>> so our big question today is, have we learned anything new from the transcripts? let's get right to it with the team of reporters and analysts. ken dilanian. jonathan lemire. and eli stokols is an msnbc analyst. ken, you've been combing through all this testimony with your colleagues. what do you think has stood out? >> good afternoon, katy. the big thing that stood out is that donald trump jr. is locked into a story now. he's saying definitively that he never discussed this meeting with his father, either before or after, despite a call to a blocked number both before and after that democrats suspect was then candidate donald trump. and potentially robert mueller will get to find the answer to that question. but for right now donald trump jr. saying his dad had no prior knowledge of this meeting and only learned about it through the news media. i think the other pictures that's being filled in is just how brazen this was, just how directly donald trump jr. thought he was getting
incriminating information from these russians about hillary clinton. according to one participant, he by gan t began the meeting saying simply, i understand you have some information for us. at another point when the meeting was rambling along, he got right to the point and said what do you have on hillary? the testimony was he was really disappointed there wasn't any derogatory information about hillary clinton. the third take-away, this russian oligarch, was really pushing this meeting even when some of his employees were telling him it might be a bad idea. he really wanted this to happen. we also learned he tried to broke of two meetings between donald trump and vladimir putin, one in 2013 at the miss universe pageant and again in 2015. those meetings didn't happen but it is curious this man who is a billionaire and so close to vladimir putin is pushing this relationship between russia and donald trump. >> what issue do you see being raised by the special counsel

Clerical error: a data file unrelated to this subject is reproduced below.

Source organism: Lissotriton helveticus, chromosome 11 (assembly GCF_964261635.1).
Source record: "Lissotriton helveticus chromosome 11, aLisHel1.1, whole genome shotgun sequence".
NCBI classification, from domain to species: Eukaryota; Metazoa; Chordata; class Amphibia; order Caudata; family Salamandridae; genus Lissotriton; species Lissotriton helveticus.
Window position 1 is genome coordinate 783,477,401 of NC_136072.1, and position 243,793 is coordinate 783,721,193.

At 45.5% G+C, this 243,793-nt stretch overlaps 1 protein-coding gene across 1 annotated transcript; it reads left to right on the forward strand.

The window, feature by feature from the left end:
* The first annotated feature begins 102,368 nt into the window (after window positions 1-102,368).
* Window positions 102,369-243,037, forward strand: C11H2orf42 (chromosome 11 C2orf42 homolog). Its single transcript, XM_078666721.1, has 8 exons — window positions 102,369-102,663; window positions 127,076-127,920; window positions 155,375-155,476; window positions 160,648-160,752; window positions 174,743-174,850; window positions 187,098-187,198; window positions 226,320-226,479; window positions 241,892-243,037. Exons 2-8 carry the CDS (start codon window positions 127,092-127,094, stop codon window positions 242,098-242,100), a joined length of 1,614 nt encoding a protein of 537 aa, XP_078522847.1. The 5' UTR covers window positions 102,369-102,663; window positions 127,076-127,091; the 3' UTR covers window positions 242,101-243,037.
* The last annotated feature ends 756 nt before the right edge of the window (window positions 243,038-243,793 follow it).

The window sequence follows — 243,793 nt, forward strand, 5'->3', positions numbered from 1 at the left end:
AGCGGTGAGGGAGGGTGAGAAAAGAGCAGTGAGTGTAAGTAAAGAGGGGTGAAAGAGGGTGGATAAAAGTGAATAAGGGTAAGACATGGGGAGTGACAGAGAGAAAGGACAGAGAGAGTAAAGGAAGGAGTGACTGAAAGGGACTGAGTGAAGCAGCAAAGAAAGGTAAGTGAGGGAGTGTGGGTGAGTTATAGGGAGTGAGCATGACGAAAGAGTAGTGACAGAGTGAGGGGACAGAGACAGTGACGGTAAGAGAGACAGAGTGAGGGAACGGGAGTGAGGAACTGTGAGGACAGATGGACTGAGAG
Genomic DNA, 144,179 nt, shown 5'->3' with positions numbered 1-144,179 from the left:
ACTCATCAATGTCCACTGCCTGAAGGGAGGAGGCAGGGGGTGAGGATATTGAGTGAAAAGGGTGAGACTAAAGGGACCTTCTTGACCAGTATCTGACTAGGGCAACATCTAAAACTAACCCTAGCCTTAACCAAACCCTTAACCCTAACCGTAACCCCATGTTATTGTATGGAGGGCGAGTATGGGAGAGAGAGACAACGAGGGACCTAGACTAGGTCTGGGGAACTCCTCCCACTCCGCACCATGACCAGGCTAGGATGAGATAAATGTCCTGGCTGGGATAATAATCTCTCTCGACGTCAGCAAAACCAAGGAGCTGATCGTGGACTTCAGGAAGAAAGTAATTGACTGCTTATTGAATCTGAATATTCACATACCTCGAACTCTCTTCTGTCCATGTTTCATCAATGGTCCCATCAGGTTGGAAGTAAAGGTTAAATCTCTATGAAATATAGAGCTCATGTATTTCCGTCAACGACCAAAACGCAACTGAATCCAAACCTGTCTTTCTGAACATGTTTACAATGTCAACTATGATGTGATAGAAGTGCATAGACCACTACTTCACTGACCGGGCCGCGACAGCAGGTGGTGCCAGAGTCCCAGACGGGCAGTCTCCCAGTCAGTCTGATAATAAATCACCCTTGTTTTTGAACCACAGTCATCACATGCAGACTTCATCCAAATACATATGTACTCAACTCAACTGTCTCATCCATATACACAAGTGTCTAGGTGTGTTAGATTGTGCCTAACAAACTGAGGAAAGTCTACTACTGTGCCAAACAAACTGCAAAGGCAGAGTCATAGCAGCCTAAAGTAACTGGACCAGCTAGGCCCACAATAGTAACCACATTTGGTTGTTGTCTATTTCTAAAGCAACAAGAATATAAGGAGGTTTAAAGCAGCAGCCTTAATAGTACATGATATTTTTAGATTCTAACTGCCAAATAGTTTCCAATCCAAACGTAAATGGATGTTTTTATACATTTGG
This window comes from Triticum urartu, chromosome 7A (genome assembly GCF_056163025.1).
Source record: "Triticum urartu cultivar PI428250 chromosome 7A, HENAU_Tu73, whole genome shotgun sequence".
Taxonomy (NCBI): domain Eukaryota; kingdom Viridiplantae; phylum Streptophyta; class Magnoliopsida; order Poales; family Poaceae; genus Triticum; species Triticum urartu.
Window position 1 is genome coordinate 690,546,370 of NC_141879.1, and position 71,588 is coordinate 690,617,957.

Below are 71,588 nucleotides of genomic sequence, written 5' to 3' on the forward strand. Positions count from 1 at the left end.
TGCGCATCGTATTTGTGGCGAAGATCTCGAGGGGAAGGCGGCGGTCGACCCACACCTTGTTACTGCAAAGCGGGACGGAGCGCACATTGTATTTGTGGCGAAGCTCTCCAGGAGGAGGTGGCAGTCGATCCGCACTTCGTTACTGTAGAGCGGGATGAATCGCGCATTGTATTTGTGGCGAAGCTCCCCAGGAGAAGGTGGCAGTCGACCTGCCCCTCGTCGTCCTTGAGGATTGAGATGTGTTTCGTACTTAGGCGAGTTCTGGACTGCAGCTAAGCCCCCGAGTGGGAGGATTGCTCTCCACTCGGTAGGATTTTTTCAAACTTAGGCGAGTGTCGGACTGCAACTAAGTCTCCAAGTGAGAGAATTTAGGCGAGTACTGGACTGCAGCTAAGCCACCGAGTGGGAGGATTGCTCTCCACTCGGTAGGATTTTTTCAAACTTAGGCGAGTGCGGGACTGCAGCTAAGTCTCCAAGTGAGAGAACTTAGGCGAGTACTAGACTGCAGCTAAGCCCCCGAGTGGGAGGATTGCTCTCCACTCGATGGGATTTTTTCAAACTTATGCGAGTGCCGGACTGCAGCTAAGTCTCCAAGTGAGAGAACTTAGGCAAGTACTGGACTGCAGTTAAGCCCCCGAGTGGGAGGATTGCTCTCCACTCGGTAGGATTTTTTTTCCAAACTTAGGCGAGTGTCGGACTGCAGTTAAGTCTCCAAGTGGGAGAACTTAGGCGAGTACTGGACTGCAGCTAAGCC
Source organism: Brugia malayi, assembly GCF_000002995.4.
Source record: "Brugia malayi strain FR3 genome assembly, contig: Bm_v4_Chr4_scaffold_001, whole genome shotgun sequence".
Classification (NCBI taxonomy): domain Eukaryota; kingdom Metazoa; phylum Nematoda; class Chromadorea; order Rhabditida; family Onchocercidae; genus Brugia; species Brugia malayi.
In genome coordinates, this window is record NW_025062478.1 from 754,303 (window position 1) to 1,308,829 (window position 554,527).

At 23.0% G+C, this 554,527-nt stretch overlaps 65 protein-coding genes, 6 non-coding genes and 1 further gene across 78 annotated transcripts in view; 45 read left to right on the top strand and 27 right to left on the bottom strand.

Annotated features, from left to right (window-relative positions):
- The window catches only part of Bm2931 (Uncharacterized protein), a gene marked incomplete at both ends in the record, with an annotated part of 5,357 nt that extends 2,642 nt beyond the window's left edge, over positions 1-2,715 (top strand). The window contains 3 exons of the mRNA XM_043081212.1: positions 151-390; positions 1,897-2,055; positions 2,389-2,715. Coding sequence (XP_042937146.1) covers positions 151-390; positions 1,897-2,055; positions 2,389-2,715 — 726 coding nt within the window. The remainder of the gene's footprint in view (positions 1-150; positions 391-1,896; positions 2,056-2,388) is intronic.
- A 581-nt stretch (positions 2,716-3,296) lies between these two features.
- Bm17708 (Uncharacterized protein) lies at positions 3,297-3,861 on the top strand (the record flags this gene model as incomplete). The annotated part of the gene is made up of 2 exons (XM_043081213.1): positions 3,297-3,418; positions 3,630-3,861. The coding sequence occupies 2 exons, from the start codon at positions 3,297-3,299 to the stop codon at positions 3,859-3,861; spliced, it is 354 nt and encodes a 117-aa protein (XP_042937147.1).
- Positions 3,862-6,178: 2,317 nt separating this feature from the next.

after we learned this from this senate testimony? do you think that they have all this information? do they potentially have more? >> oh, absolutely. it is one of the great mysteries, what does mueller have. clearly, for example, he's got the ability to find out if there is a blocked number who controlled that number. i mean he's also going to get into the big question that this meet being raised, it showed the trump team was willing to accept help from the russian government. they thought it was coming from the russian government, incriminating information about hillary clinton. the question of the whole investigation is what else -- what other meetings did they have, what other potential help did they accept. we know that a campaign aide named george papadopoulos was approached with an offer of e-mails, hacked e-mails. what we don't know is who did papadopoulos communicate that over to, what other contacts there were with russians. we don't know it but robert mueller is developing a picture of that evidence, katy. >> don jr. was also asked do you know if any of the following people made any efforts to obtain clinton e-mails. a number of people were listed in the campaign. did you ever have a conversation with mr. stone about e-mails or